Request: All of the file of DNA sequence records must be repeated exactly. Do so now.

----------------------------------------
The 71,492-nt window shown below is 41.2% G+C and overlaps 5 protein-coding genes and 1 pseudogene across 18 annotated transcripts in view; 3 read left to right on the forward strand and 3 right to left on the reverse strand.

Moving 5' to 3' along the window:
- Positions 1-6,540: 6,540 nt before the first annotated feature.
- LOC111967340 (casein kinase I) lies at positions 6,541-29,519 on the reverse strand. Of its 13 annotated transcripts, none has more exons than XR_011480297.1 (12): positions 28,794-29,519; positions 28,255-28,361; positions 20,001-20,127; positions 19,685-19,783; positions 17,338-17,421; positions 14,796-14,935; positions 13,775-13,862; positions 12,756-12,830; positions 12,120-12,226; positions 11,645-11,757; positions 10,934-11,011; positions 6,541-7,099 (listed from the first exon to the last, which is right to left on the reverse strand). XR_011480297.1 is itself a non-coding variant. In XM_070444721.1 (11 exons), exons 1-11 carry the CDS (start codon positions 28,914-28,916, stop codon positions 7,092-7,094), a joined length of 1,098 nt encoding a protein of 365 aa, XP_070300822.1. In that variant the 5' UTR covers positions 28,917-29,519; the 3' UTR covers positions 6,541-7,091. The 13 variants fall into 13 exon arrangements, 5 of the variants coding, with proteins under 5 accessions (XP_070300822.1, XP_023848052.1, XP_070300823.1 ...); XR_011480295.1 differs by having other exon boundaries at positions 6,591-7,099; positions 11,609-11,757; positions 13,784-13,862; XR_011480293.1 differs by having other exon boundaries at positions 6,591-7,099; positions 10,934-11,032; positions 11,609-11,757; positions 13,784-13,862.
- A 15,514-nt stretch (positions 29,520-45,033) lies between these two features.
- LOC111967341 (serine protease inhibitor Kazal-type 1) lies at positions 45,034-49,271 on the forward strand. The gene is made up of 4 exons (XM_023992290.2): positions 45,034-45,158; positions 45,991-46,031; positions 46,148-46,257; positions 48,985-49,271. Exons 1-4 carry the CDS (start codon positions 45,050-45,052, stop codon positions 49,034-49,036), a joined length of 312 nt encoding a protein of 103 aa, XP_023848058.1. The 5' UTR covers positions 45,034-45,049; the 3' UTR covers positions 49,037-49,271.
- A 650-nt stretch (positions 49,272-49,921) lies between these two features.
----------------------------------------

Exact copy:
The 71,492-nt window shown below is 41.2% G+C and overlaps 5 protein-coding genes and 1 pseudogene across 18 annotated transcripts in view; 3 read left to right on the forward strand and 3 right to left on the reverse strand.

Moving 5' to 3' along the window:
- Positions 1-6,540: 6,540 nt before the first annotated feature.
- LOC111967340 (casein kinase I) lies at positions 6,541-29,519 on the reverse strand. Of its 13 annotated transcripts, none has more exons than XR_011480297.1 (12): positions 28,794-29,519; positions 28,255-28,361; positions 20,001-20,127; positions 19,685-19,783; positions 17,338-17,421; positions 14,796-14,935; positions 13,775-13,862; positions 12,756-12,830; positions 12,120-12,226; positions 11,645-11,757; positions 10,934-11,011; positions 6,541-7,099 (listed from the first exon to the last, which is right to left on the reverse strand). XR_011480297.1 is itself a non-coding variant. In XM_070444721.1 (11 exons), exons 1-11 carry the CDS (start codon positions 28,914-28,916, stop codon positions 7,092-7,094), a joined length of 1,098 nt encoding a protein of 365 aa, XP_070300822.1. In that variant the 5' UTR covers positions 28,917-29,519; the 3' UTR covers positions 6,541-7,091. The 13 variants fall into 13 exon arrangements, 5 of the variants coding, with proteins under 5 accessions (XP_070300822.1, XP_023848052.1, XP_070300823.1 ...); XR_011480295.1 differs by having other exon boundaries at positions 6,591-7,099; positions 11,609-11,757; positions 13,784-13,862; XR_011480293.1 differs by having other exon boundaries at positions 6,591-7,099; positions 10,934-11,032; positions 11,609-11,757; positions 13,784-13,862.
- A 15,514-nt stretch (positions 29,520-45,033) lies between these two features.
- LOC111967341 (serine protease inhibitor Kazal-type 1) lies at positions 45,034-49,271 on the forward strand. The gene is made up of 4 exons (XM_023992290.2): positions 45,034-45,158; positions 45,991-46,031; positions 46,148-46,257; positions 48,985-49,271. Exons 1-4 carry the CDS (start codon positions 45,050-45,052, stop codon positions 49,034-49,036), a joined length of 312 nt encoding a protein of 103 aa, XP_023848058.1. The 5' UTR covers positions 45,034-45,049; the 3' UTR covers positions 49,037-49,271.
- A 650-nt stretch (positions 49,272-49,921) lies between these two features.